Having these partners has helped us do so much more than we could have on our own. We don’t have 501 (c)(3) status, we don’t have funding, we don’t have a physical space besides our own homes; these organizations have filled in the gaps by doing things like providing a place to hold our general meetings and picking up the cost of printing flyers. These partnerships have really helped create stability for the organization and helped build the movement. The more I think about it, the more I realize how extensive our network really is; we tap into people at Urban Habitat for policy advice, and partnering with East Bay DSA on getting more people engaged in the fight for stronger rent control has been fantastic.

How can people support the Hayward Collective?

The collective is moving to host tenant assemblies quarterly, at least for next year, to continue to make sure we’re maintaining accountability with the community. We would love a stronger team of canvassers to go door-to-door regularly and make sure people know that there’s this ordinance and they can go to the city [if they need help]. If they don’t feel comfortable going to the city, they can come to us first and we can be their first point of contact.

I hate telling people to vote, because some people can’t vote, and I respect people’s choice not to vote as well. Being civically engaged could look like anything from supporting a campaign, going to city council meetings, or knocking on doors. We can force the city’s hand to be progressive but we have to be more involved if that’s what we want. If we want better policies, if we see that as valuable, we have to commit our energy to that.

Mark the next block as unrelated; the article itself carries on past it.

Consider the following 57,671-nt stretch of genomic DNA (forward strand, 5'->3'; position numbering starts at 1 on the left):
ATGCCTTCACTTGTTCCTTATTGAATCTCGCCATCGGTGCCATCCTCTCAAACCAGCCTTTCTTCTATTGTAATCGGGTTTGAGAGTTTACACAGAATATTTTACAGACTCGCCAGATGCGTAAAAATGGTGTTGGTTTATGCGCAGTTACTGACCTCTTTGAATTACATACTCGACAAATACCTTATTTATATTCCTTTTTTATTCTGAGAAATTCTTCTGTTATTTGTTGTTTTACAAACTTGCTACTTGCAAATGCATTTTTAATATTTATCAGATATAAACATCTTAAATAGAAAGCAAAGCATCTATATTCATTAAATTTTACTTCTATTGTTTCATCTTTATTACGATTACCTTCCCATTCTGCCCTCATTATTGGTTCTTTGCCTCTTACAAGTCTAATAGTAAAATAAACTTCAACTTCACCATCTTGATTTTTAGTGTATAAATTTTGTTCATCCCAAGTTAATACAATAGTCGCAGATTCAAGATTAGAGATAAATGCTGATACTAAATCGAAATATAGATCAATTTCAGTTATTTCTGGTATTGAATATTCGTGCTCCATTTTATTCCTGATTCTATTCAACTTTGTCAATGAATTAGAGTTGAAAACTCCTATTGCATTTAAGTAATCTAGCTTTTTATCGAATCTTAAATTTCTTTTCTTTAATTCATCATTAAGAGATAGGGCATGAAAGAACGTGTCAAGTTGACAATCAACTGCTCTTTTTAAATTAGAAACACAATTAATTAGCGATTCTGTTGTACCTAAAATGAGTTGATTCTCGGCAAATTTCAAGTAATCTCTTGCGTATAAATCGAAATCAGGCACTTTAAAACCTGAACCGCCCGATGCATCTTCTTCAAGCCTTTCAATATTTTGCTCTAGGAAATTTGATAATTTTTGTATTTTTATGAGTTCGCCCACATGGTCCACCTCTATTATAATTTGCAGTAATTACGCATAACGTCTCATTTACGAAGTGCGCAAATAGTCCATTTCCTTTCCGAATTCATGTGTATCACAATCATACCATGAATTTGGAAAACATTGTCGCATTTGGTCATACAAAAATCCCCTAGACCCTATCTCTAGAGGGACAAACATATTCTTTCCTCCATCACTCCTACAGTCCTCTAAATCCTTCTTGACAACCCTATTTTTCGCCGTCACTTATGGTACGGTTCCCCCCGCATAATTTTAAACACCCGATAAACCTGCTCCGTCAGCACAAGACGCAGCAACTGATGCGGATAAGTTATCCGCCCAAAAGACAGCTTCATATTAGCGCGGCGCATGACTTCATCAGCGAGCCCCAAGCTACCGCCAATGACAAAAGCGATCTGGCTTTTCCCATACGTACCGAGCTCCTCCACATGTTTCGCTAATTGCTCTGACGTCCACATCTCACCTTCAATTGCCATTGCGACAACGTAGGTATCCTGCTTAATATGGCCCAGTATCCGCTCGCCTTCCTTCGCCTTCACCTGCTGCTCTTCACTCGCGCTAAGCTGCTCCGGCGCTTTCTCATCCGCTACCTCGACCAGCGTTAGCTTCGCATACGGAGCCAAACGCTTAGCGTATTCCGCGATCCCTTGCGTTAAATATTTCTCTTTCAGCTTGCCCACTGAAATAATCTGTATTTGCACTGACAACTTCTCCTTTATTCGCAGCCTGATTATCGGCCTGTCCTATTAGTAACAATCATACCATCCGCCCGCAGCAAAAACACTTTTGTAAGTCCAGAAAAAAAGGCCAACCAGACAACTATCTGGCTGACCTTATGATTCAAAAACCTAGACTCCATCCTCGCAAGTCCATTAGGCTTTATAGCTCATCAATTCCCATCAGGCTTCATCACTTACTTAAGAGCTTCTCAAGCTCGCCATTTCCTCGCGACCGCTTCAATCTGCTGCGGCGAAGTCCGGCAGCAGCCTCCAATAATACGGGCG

What’s your vision for Hayward?

The core of this work is giving people agency because with agency, people have a greater ability to make their own decisions. They can have long-term plans to be able to visualize their own future. Instead of being a person who things keep happening to, you become a person who chooses what to do.

We would love to see a really strong rent control program, a Hayward tenants’ union, a community land trust, and co-ops where people actually own the decisions.

Some of what we’re fighting for is less tangible, though, and more, again about the agency for people to live their lives in whatever way feels holistic and provides liberation for them, whatever that may look like.